Publication - Research and analysis

State of the economy: September 2019

Published: 20 Sep 2019
Chief Economist Directorate
Part of:

Report produced tri-annually by the Chief Economic Adviser to provide a picture of the Scottish economy in an international context.

State of the economy: September 2019
Scottish Economy Update

Scottish Economy Update

Gross Domestic Product

The first half of 2019 has presented a mixed picture for Scotland's economic output which reflects a combination of Brexit uncertainty and a weakening in the wider UK and global economic environment.

Quarterly GDP Growth in Scotland and the UK

The latest GDP data for Q2 2019[1], provides insight into how Scotland's onshore economy performed in the 3-months following the original UK EU departure date at the end of March.

Over this period, the Scottish economy contracted by -0.3%, broadly in line with the UK economy as a whole which contracted by -0.2%. The key driver of the contraction was in the production sector (-1.1%), which alongside a contraction in the construction sector (-2.2%), more than offset marginal growth in the services sector (0.1%).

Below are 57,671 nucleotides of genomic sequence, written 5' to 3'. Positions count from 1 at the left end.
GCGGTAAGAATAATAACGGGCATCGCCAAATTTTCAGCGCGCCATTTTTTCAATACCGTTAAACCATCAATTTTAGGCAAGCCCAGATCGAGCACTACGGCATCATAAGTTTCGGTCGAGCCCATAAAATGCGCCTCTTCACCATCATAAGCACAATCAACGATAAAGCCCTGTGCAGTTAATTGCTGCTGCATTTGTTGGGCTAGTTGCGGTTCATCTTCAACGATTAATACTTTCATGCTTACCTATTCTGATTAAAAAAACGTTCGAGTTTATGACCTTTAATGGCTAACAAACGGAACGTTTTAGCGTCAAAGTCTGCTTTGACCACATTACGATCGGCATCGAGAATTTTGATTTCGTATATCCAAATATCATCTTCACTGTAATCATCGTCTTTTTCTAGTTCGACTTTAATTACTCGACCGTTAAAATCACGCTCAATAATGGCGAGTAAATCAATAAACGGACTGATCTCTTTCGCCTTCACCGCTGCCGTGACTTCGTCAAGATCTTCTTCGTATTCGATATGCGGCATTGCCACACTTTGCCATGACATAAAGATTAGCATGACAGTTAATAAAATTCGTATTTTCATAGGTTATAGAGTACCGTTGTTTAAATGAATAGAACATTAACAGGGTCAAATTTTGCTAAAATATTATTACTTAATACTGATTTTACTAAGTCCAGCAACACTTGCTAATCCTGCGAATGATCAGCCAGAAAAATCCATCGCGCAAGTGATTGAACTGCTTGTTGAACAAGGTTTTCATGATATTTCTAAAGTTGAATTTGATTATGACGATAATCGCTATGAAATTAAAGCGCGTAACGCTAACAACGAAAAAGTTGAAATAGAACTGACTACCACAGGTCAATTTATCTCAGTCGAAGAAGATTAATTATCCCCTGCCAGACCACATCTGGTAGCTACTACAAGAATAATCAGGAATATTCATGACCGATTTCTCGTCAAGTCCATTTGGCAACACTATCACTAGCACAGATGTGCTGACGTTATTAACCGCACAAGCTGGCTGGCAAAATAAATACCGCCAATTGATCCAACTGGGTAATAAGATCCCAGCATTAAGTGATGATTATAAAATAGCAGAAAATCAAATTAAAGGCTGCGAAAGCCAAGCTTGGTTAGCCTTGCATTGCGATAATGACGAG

Quarterly Output Growth by Sector - Q2 2019

Over the year as a whole, the Scottish economy continued to grow 0.7%, however this was notably slower than annual growth of 1.5% in the first quarter of the year.

Service sector growth has slowed through the first half of 2019 compared to 2018, as it has in the UK as a whole, with Business Services and Finance slowing to 0.3% quarterly growth. Output growth from Distribution, Hotels and Catering (0.3%) and Transport, Storage and Communications (0.6%) picked up over the second quarter, however this was offset by a fall in output from Government and other Services (-0.5%).

The contraction in Q2 followed relatively robust growth of 0.6% in the first quarter. Around half of that growth came from the manufacturing of Spirits and Wines and Pharmaceuticals as firms stockpiled and moved to complete orders prior to the original Brexit deadline. The June edition of State of the Economy, set out that these specific drivers were likely to be temporary as firms would subsequently unwind their stock levels.

Contribution to GDP Growth: Q1 2019 & Contribution to GDP Growth: Q2 2019 &